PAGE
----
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If Your Horse has Thrush Can You Still Ride it?

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On our recent visit to the Thoroughbred training center, we saw a trainer we know checking his horse’s foot. He explained the horse has thrush, and he’s deciding between resting the horse or letting the exercise jockey ride him for his morning training.

A horse shouldn’t be ridden with severe thrush, but a horse with mild thrush is fine to ride. Whether you can ride a horse when it has thrush depends on the severity of the infection.

Thrush is a common foot infection in horses. If you own a horse or plan to get a horse, it’s essential to know the causes, treatment, and steps to prevent thrush.

Picture of a person cleaning a horses hoof,

You can ride a horse with mild thrush.

Mild cases

Horse’s with mild cases can be ridden; however, horses with severe cases of bacterial infection in their feet need time to heal and should be given some time off from riding and training.

If you are unsure, consult your farrier or veterinarian before proceeding. I consider a minor case is one that is only noticeable because the horse flinches when I put pressure to its foot.

In other words, if the horse doesn’t limp and has no heat or swelling, he should be ok for easy riding. If you decide to ride your horse use common sense and don’t push your horse.

Also, be conscious of the surface he is traveling over. Don’t ride your horse over rough terrain, and be mindful of how it’s walking. If you notice signs of trouble, stop, and dismount. The last thing you want to do is cause permanently damage your horse physically or psychologically.

If your horse is limping, and you notice excessive heat and swelling caused by thrush, don’t ride your horse.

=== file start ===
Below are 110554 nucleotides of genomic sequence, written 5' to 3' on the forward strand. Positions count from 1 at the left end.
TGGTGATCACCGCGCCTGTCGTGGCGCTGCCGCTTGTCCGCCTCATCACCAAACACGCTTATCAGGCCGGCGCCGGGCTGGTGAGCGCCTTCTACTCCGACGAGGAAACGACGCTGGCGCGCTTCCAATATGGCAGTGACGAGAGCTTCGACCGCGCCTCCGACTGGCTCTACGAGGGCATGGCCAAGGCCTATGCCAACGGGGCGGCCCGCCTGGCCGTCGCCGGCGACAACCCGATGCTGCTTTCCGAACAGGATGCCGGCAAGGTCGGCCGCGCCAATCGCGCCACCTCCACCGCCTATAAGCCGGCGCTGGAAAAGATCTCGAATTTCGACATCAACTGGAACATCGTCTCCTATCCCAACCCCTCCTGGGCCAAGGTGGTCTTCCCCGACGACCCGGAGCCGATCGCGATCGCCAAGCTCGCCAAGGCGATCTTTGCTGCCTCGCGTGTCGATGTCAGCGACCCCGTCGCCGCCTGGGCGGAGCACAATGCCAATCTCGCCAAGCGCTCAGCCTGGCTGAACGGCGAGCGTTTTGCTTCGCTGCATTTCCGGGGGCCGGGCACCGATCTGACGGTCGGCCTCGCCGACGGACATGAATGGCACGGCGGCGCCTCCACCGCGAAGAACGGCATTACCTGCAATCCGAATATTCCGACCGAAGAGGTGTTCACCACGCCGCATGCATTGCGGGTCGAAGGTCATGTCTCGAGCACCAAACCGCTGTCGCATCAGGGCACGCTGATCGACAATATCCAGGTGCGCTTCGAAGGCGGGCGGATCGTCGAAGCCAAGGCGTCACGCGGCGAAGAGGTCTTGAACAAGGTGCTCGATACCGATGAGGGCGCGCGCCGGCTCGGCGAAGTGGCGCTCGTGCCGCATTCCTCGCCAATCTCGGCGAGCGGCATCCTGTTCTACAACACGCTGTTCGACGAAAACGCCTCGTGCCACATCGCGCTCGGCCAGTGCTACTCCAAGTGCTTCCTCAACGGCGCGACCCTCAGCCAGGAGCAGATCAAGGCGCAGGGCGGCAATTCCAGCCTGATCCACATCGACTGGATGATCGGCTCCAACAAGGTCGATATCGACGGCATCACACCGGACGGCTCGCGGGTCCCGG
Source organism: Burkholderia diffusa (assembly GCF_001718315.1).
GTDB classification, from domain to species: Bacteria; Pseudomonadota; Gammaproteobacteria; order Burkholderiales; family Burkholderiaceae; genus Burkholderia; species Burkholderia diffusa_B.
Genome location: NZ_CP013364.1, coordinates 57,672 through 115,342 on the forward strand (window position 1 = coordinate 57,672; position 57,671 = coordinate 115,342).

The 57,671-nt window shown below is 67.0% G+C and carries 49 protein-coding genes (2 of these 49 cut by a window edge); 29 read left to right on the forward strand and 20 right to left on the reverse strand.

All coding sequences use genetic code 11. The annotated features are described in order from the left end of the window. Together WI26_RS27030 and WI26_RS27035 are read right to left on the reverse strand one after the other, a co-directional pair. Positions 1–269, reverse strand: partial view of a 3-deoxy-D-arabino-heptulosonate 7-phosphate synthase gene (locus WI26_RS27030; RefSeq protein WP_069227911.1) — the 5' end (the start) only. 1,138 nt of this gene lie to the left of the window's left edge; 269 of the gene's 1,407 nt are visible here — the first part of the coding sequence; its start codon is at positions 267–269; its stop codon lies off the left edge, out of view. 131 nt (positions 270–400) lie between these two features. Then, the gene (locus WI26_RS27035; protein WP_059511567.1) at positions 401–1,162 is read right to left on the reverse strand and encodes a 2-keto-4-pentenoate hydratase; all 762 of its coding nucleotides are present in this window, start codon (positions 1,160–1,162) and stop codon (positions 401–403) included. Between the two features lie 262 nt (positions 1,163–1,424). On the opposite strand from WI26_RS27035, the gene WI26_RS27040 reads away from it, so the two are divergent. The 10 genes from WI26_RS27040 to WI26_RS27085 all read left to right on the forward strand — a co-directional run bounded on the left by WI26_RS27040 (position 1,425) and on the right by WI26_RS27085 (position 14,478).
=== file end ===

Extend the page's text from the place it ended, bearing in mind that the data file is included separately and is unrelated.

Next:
Signs and symptoms

Picture of a healthy horses foot, clear of thrush,

If you notice a foul smell and see black discharge from the sole of your horse foot, it has thrush. Apply pressure to the area and watch your horse’s reaction; he should flinch, which is an indication of pain.

By having a good daily grooming routine, you can catch and treat the infection early. Most thrush is minor, and horses fully recover without any problems. A severe case results in swelling of the lower leg with heat in the affected area.

Thrush is a bacterial infection.

Thrush is a bacterial infection of the frog and heel surface of horses’ foot. It grows in the moist, dark areas in and around a horse’s frog. Horses with deep crevices in the sole of their foot are highly susceptible to develop the infection.

If the condition is not treated, it can spread and even destroy the frog and cause open sores. There are strains of the bacteria that are extremely aggressive, so it’s imperative to treat the horse’s foot immediately. Thrush is typically painful and can lead to lameness.

How long does it last?

If you catch thrush in the early stages and treat the infection, your horse should heal relatively quickly, typically within 7-10 days. The first thing you need to do is thoroughly clean your horse’s foot.

Clean its foot includes removing all the debris, cleaning deep into cracks, and cutting out infected flesh to the healthy tissue. Once the foot is clean, wash out the area with iodine or other recommended solution. Continue this treatment daily.